Direct exposure through guest speakers and field trips is available to students who join North Dallas High School's Health Science Club, an organization begun as part of the PATHS program. Field trips have taken students to places such as the University of Texas Southwestern Medical Center, the UNT biological sciences and chemistry departments, the nursing and physical therapy schools at Texas Woman's University, the UNT Health Science Center's anatomy laboratory, and Dallas Cooper Institute and Fitness Center.

"Students enjoy the field trips," says Eva Peña, the on-site PATHS coordinator at North Dallas High School. "Not everyone has the opportunity to experience university life, so this is a real privilege for them. The students are very attentive and ask a lot of questions."

She adds that students come away from field trips and club presentations with broadened perspectives about what they might do in the future, as reflected in their written comments.

"Since I was young I always wanted to do something in the medical field, but I wasn't sure what I wanted to do," writes one 10th-grader."Project PATHS gives me a view of each field, and this really helps me choose what I want to be."

A role model for the students herself, Peña, who is Hispanic and bilingual, was chosen to coordinate the program in part because of her own success in achieving a career in public health. She relates to the students through her own experience. After earning a bachelor's degree in biology from UNT, she was uncertain about what to do next.

"I was very introverted," she remembers. "It was like the microscope was my best friend."

Through the encouragement of her professors, she went on to earn a master of public health degree at the UNT Health Science Center. That experience gave her increased confidence and a clearer vision of her own career path, but she says she could have used the encouragement earlier.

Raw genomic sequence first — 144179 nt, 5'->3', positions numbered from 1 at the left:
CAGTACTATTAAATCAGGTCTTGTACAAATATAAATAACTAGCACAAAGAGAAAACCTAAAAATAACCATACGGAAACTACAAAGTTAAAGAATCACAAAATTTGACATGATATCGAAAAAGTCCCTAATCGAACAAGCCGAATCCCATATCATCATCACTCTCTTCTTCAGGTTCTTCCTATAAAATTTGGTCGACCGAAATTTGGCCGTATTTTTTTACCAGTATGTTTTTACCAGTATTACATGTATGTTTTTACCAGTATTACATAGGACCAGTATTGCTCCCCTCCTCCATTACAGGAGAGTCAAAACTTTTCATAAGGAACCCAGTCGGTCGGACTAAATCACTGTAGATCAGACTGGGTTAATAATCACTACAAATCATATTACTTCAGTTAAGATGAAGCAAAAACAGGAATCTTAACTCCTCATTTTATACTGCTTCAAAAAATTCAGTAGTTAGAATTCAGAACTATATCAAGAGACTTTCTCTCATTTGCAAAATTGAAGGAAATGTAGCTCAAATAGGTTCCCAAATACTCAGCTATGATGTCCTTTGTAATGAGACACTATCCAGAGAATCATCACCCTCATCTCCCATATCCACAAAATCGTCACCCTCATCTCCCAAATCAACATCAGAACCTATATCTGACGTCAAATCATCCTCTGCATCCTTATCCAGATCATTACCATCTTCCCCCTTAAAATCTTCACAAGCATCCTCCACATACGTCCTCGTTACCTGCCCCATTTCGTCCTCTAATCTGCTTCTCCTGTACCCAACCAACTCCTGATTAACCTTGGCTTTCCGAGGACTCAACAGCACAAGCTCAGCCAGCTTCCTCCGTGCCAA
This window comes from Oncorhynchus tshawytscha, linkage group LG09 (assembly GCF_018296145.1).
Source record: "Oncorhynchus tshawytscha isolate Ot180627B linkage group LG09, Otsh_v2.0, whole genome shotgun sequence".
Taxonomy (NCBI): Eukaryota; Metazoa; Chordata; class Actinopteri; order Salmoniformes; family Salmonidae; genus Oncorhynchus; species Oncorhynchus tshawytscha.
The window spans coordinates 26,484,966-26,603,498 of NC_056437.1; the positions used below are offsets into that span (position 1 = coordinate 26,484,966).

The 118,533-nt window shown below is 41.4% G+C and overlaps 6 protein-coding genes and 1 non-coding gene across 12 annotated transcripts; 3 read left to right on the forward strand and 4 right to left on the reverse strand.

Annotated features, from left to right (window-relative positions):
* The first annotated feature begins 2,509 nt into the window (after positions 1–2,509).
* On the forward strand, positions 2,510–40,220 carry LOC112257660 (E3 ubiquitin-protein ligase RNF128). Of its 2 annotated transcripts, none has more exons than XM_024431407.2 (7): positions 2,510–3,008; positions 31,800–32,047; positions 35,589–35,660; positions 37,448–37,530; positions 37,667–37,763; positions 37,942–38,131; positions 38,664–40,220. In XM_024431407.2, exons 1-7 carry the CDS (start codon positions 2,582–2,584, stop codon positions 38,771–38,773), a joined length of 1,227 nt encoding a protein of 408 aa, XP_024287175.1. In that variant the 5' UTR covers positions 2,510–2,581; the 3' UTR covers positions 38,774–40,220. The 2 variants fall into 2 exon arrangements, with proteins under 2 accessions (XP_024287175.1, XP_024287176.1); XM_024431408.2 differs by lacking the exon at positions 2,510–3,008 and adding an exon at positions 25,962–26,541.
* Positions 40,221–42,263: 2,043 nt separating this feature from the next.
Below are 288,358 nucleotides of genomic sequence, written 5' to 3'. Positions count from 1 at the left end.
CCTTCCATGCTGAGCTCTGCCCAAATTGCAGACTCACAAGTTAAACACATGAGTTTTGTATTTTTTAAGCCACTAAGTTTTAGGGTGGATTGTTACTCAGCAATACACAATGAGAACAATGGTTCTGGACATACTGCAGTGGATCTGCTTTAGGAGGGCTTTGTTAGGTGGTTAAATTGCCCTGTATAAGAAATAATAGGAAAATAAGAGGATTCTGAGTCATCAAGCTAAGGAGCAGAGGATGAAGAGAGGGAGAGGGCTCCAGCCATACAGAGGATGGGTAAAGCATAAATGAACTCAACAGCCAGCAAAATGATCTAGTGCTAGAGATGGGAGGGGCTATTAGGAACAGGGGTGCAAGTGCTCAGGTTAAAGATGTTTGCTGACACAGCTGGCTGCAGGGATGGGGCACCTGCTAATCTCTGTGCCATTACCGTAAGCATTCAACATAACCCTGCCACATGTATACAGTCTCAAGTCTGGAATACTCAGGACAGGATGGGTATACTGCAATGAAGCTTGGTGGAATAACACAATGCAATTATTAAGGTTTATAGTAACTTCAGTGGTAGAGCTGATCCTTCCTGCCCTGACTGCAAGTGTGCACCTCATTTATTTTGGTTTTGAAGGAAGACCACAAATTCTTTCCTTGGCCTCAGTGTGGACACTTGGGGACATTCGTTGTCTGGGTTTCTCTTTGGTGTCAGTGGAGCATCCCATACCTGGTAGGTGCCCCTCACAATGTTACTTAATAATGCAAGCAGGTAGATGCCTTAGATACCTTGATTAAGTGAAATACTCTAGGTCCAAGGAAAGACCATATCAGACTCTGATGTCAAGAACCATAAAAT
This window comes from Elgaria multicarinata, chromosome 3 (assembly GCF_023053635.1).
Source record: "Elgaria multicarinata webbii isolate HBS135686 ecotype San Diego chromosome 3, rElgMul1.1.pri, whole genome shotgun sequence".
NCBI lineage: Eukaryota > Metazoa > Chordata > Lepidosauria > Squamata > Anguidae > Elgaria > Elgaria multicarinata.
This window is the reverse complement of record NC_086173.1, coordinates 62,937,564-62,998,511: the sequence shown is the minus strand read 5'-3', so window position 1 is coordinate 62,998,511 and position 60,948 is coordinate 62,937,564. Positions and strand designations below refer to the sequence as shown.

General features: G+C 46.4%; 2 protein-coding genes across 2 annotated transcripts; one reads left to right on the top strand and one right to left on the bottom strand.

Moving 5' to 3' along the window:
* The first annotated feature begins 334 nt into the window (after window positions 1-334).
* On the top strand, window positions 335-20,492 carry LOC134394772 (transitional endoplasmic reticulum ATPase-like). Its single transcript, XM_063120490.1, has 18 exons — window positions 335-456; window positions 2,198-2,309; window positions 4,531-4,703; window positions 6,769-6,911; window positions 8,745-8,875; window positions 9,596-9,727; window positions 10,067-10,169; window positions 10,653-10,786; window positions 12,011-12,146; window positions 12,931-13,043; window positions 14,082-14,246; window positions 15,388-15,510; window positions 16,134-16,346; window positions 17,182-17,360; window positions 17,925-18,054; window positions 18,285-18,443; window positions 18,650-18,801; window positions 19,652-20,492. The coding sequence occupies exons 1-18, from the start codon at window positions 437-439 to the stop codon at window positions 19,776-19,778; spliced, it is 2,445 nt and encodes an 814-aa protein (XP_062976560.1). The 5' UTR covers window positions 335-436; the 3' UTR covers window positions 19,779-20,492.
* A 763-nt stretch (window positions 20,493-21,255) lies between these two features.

"It would have been great if there had been a program like this when I was in high school," she says.

As part of their work at North Dallas High, Peña and two part-time graduate assistants present a healthy lifestyles curriculum based on a program called Salud para su Corazón (Health for Your Heart).

This program was developed by the National Heart, Lung and Blood Institute and adapted by UNT for use in the high school's health and life skills classes.

"We added Salud para su Corazón to PATHS because it was a natural," Jackson says.

By contributing to students' knowledge about healthier lifestyles, the lessons help bring health issues to the forefront for students, which is important because studies show Hispanics to have higher health risks - for such conditions as obesity and heart disease - than the general population.

Jackson and the PATHS team of co-investigators use student surveys to measure the impact of the overall program. Molina High School in Dallas, which has a population similar to that of North Dallas High School, serves as the study's control group.

The PATHS program aims to increase by 10 percent the number of Hispanics at the target school who enter educational programs leading to health and science careers. A pilot survey of Hispanic students at North Dallas High, conducted before the program began, showed that only 13 percent expressed interest in such careers.

School officials believe the program is well on its way to success. The Health Science Club is the largest extracurricular activity at North Dallas High, Jackson notes, and PATHS recently received a certificate of appreciation from the school for dedication and outstanding service to its staff and students.

UNT News Service Phone Number: (940) 565-2108